Magical Realist writers depict the ordinary asmiraculous and the miraculous as ordinary. The icethat gypsies bring to the tropical village of Macondo inOne Hundred Years of Solitude is described with awe.How can such a substance exist? It is so strange andbeautiful that characters find it difficult to describe.But its not just novelties such as a first encounter withice that merit such descriptions. The behaviour of antsand the atmosphere of a streamside oasis are describedin details which remind the reader that the world isfull of intricate design and strange purpose.
Gabriel Garcia Marquezis considered thegreatest living exponentof Magic Realism, andhis most popular novel,One Hundred Years ofSolitude sold 20 millioncopies and earnedMarquez the NobelPrize in literature.
Canadian writer Yann Martel’s Life of Pi usesmeticulously researched details about zoologicaloddities such as the eating and sleeping habits ofsloths and tigers to lull readers into believing that theworld Pi inhabits is rational. Pi’s survival for 227 daysin a boat on the Pacific stretches credulity, but Martelis so detailed about the ordinariness of this ordeal thatour disbelief is suspended. We even come to acceptthat it might just be possible that a 450 pound RoyalBengal tiger could be cowed into submission by themovement of the waves and the need to be fed.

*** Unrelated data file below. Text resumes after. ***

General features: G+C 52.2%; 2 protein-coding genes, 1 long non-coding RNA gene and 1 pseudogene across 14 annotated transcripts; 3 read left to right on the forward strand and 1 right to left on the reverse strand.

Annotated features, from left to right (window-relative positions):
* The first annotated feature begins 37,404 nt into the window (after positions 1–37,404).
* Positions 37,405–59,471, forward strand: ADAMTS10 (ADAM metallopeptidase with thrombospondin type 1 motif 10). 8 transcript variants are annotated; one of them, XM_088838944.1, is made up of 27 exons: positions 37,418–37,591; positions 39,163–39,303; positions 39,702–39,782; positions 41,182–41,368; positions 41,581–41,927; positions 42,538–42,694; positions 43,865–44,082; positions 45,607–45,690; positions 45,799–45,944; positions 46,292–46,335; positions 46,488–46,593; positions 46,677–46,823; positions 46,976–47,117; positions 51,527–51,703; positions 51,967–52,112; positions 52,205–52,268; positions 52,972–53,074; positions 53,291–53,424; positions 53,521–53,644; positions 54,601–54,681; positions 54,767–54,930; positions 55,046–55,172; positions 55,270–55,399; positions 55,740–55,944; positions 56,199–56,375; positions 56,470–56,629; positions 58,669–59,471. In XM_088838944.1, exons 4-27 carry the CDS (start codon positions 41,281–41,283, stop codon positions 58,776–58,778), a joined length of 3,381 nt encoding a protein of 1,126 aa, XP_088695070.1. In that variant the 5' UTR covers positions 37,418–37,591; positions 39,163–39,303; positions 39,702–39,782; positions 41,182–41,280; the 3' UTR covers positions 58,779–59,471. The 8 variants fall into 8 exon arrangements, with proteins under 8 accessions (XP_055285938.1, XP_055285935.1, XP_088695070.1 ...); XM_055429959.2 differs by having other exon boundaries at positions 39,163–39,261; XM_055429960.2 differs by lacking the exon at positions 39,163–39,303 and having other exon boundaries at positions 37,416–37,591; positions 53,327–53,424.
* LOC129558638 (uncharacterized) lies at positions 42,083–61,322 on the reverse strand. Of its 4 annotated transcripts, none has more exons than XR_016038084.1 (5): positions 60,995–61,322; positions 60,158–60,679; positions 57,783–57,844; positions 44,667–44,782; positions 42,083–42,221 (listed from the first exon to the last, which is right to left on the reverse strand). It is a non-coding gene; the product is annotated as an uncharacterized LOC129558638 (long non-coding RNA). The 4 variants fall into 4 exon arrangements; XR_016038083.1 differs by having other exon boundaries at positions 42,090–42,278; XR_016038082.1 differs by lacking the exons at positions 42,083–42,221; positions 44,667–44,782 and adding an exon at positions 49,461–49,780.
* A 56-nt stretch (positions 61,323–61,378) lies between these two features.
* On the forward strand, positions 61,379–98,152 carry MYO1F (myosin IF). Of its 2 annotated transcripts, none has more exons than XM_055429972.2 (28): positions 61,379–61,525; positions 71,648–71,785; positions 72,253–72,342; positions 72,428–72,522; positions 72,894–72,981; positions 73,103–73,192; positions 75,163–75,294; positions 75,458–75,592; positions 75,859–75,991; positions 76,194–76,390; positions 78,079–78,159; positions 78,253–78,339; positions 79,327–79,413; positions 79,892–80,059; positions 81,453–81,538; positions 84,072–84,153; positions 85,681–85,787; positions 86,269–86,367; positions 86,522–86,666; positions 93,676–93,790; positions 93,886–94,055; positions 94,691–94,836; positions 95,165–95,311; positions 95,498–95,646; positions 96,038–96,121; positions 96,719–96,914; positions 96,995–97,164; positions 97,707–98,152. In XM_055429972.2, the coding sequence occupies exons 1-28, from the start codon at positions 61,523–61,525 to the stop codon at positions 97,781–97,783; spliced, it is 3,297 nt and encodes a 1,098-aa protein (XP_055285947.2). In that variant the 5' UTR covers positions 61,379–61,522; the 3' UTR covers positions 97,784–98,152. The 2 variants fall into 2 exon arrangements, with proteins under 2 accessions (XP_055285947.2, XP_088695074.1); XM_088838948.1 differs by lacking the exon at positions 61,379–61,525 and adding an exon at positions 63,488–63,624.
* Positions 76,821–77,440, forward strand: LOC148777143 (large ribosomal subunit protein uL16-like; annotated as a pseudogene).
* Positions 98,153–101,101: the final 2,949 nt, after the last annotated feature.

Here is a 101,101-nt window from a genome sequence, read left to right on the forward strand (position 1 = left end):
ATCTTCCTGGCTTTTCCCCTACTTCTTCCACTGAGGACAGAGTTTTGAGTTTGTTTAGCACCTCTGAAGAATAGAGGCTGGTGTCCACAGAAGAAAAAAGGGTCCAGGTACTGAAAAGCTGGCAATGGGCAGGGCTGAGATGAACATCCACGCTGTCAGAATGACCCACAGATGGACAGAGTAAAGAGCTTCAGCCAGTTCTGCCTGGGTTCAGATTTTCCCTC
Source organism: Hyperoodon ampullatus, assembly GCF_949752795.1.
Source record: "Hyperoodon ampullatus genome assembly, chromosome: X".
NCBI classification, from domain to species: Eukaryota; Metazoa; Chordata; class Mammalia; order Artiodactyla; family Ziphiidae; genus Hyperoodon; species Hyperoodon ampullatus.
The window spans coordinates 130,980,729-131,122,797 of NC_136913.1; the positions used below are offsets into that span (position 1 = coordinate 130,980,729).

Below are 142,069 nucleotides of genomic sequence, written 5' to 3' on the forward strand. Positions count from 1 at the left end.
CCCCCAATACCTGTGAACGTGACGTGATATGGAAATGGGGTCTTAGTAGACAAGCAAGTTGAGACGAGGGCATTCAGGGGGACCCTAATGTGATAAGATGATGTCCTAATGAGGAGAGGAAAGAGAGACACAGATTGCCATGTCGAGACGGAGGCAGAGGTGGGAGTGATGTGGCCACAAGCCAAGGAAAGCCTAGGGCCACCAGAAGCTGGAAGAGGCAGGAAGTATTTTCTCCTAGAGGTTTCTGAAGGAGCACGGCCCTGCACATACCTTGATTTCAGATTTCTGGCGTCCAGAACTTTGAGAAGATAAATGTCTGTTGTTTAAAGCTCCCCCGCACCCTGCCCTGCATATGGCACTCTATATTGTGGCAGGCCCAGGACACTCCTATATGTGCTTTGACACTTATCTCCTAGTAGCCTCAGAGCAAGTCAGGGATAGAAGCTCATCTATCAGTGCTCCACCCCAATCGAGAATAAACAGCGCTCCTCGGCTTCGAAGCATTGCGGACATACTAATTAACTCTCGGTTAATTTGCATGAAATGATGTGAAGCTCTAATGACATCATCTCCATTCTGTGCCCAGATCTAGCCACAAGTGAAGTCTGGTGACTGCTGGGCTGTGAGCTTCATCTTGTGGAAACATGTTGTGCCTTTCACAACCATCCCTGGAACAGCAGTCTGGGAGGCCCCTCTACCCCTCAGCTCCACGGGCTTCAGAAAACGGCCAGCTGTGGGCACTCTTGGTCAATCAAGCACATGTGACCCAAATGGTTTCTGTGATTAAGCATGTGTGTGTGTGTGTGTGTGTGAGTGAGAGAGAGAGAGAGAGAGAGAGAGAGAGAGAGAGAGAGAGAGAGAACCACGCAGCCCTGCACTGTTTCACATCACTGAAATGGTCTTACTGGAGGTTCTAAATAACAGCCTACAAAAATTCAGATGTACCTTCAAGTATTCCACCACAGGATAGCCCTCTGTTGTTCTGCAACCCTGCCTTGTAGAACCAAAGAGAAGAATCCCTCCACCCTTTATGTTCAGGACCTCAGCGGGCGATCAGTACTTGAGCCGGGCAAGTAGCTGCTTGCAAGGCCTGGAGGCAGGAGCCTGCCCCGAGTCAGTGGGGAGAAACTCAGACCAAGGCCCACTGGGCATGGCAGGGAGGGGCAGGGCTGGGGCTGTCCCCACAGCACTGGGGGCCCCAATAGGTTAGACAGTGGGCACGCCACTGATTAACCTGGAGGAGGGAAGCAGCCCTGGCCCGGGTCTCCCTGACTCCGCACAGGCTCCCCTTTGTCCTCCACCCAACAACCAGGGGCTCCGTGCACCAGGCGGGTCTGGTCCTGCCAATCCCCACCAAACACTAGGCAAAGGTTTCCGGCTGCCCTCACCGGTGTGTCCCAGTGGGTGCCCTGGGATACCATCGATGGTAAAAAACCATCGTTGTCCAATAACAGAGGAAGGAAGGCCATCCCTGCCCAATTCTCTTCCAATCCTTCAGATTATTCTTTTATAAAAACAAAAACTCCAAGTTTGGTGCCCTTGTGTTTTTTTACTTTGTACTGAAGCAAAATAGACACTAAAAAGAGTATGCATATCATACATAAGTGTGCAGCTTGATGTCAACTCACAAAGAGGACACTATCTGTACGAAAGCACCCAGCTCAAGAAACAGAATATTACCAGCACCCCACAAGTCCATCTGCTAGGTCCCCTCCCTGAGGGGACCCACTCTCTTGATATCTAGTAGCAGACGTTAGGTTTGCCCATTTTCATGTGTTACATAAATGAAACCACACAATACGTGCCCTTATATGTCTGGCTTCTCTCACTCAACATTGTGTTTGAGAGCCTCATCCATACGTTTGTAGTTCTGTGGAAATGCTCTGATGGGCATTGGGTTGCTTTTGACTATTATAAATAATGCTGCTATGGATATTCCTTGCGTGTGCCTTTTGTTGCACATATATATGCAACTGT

Martel tips his hand when Pi lands on an island of self-sustaining, fresh-water generating algae covered in averitable carpet of meerkats. As delightful as this falseparadise is, it is clearly impossible, and not sodelightful either as Pi discovers to his horror. With thisunsettling revelation about the unreality of Pi’s worldin mind, readers are then confronted in the finalchapters with the overthrow of all that they haveunderstood about the story. The final challenge toreaders is to which story they choose to believe. Istruth more than what we can see and measure?
Magic Realism depicts a world of people whose realityis different from ours; it endeavours to show us theworld through other eyes. Magic Realism leaves youwith the understanding that the strange worlddescribed is one that real people really live in. Thisgenre of literature at its best invites the reader tocompassionately experience reality as many of ourfellow human beings see and feel it, deepening ourunderstanding of the people and the world around us.
Slides researched and developed by: S. Wise B.A. (English), B.Ed. (Toronto)for use in the Canadian Pre-University Program